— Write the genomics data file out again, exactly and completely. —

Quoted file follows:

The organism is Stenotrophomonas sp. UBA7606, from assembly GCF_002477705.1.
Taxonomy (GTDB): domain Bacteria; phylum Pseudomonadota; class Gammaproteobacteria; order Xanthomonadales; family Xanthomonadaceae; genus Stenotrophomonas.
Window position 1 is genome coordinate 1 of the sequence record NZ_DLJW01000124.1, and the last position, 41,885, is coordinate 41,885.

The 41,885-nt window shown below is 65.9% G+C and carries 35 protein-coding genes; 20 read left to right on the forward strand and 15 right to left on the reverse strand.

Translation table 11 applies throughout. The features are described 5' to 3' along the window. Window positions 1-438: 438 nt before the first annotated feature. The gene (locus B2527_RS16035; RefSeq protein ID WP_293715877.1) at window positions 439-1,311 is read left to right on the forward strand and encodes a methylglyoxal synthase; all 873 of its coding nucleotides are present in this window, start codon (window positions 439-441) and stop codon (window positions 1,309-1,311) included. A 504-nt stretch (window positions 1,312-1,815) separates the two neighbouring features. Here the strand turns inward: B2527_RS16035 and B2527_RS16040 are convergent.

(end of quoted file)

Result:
The organism is Stenotrophomonas sp. UBA7606, from assembly GCF_002477705.1.
Taxonomy (GTDB): domain Bacteria; phylum Pseudomonadota; class Gammaproteobacteria; order Xanthomonadales; family Xanthomonadaceae; genus Stenotrophomonas.
Window position 1 is genome coordinate 1 of the sequence record NZ_DLJW01000124.1, and the last position, 41,885, is coordinate 41,885.

The 41,885-nt window shown below is 65.9% G+C and carries 35 protein-coding genes; 20 read left to right on the forward strand and 15 right to left on the reverse strand.

Translation table 11 applies throughout. The features are described 5' to 3' along the window. Window positions 1-438: 438 nt before the first annotated feature. The gene (locus B2527_RS16035; RefSeq protein ID WP_293715877.1) at window positions 439-1,311 is read left to right on the forward strand and encodes a methylglyoxal synthase; all 873 of its coding nucleotides are present in this window, start codon (window positions 439-441) and stop codon (window positions 1,309-1,311) included. A 504-nt stretch (window positions 1,312-1,815) separates the two neighbouring features. Here the strand turns inward: B2527_RS16035 and B2527_RS16040 are convergent.